Just as oil prices soared above $115 per barrel and European gas prices moved up to $60 per mmBtu, coal markets have been suffering through some turmoil of their own. Global coal prices surged some 30% in one week, primarily triggered by fears of Russia’s coal supply not hitting the market as several rounds of US/EU/UK sanctions made it complicated to arrange financial lines with Russian sellers. The Asian Newcastle benchmark futures contract rose to $440 per metric tonne, with Europe’s API2 March ’22 contract trading at the same levels. Moreover, Europe’s futures prices point to a prolonged period of high prices, with the H2 2022 average currently trending above $350 per metric tonne, i.e. triple pre-pandemic levels.
In early February, it seemed as if Europe could weather this winter without the supply catastrophe that many analysts had predicted – gas inventories remain low by any historical standard, but warm weather and above-average wind generation kept the overall mood upbeat. Storm Eunice, bringing record-breaking winds bordering on hurricane speed to Northwest Europe, also ramped up wind generation across the continent. At its peak, Eunice was instrumental in producing almost 50% of the United Kingdom’s total electricity generation. Amidst doubling wind generation in Germany, power prices in Continental Europe dropped to their lowest this year, losing some two-thirds of their pre-Eunice strength. Yet the risk of a Russian coal embargo emerged at arguably the worst time imaginable, just as winds were slowing down (this week, in particular, is expected to be weak) and cold weather kicked in again. Against this background, with gas being exorbitantly high and limited by the availabilities of US LNG, power generators need to start buying coal, with banking sanctions pushing Russian coal out of bounds.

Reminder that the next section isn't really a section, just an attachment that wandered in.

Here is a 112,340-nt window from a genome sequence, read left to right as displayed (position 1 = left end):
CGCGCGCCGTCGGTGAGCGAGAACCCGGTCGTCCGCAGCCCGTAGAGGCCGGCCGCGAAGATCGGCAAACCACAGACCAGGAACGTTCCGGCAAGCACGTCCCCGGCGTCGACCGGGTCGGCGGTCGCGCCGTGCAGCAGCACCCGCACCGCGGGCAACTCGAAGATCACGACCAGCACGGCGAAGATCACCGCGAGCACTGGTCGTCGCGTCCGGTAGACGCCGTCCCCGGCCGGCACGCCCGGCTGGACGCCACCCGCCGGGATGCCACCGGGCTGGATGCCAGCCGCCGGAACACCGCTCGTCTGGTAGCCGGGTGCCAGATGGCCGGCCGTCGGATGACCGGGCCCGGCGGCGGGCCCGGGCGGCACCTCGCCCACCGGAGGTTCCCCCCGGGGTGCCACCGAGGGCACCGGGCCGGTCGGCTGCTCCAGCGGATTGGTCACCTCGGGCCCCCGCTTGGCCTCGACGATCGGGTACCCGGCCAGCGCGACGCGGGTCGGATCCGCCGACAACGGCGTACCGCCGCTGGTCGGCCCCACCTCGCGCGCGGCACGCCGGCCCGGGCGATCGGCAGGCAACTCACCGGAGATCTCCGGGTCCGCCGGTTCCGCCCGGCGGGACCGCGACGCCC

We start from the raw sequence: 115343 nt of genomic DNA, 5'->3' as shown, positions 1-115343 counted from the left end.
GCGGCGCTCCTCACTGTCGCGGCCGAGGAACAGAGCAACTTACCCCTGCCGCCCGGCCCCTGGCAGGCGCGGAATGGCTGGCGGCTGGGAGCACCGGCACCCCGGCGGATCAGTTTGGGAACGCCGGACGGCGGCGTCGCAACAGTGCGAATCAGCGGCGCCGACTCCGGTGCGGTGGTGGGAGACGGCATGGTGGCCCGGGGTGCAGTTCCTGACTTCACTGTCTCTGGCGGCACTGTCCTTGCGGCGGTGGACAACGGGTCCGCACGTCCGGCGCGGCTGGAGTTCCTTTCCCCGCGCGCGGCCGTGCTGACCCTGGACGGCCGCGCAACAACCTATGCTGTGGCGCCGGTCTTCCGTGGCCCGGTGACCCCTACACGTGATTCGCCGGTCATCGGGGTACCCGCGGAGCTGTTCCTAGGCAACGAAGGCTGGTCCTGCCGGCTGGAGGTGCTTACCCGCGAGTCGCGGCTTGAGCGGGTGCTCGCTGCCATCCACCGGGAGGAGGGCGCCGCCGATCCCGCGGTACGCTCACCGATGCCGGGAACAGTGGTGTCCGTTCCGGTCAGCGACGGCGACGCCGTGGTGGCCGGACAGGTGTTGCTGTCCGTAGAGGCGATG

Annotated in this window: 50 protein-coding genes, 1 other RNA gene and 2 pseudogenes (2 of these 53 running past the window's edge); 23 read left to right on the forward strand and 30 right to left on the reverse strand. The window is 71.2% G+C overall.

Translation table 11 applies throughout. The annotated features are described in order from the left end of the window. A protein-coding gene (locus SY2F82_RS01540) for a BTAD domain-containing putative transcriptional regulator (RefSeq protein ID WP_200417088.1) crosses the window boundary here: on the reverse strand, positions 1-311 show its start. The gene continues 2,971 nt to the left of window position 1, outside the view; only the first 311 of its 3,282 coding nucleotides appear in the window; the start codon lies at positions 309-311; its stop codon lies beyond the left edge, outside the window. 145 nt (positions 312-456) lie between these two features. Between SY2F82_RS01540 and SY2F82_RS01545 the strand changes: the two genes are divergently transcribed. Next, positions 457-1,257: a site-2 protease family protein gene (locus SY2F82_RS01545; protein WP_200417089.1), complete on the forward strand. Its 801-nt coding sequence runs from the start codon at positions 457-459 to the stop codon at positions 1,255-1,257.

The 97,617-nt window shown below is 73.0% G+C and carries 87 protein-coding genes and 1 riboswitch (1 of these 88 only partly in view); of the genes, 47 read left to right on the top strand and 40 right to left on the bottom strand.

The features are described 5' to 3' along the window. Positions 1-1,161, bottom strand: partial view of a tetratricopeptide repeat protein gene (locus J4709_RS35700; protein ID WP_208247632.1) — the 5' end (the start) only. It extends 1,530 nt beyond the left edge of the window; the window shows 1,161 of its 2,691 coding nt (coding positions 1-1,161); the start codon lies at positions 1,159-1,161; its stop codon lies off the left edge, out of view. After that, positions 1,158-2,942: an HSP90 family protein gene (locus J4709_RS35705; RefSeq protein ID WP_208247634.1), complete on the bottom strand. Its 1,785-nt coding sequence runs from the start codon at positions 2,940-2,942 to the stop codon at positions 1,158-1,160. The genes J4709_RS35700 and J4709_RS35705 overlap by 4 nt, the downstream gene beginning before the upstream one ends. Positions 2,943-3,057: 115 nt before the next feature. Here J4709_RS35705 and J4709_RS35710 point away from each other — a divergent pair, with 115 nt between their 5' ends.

Even the most Russia-friendly market of late, China, has been having difficulties buying Russian coal. State-owned banks have been informing coal buyers that they cannot issue USD-denominated letters of credit due to the ongoing sanctions squeeze, hampering trading activity in general. This, however, does not mean that Chinese banks could not finance the transaction via yuan-denominated LCs, even though these might take a bit longer to iron out and agree on. The Asian coal market felt the heat immediately, with the regional Newcastle pricing benchmark shooting up to levels above $400 per metric tonne, an all-time high for the Asia-Pacific, too. Provided Chinese state banks maintain their reluctance to deal with dollars, the future of Russia’s coal exports will to a large extent depend on yuan-based transactions – after all, only a little less than a quarter of Russia’s coal exports went to China, more than 50 million tons in total.
In the long run, it might be that Russia’s coal flows to China would avoid Western sanctions but, ironically enough, would start to decline on the back of Beijing’s tinkering with coal prices. China’s National Development and Reform Commission (NDRC) mandated late February that domestic thermal coal prices should stay within a ‘reasonable price range’ which it set at ¥570-770 per metric tonne, i.e. $90-120/mt. Domestically, this should be something of a mutually acceptable variant for both the country’s vast coal mining industry and its plentiful coal-based power generator companies, as much as any of those would object against government interference in pricing. The given price range, however, largely invalidates the profitability of coal imports, meaning that if Russia wants to maintain the current volumes of exports, it needs to settle for a price that is right now a third of the global.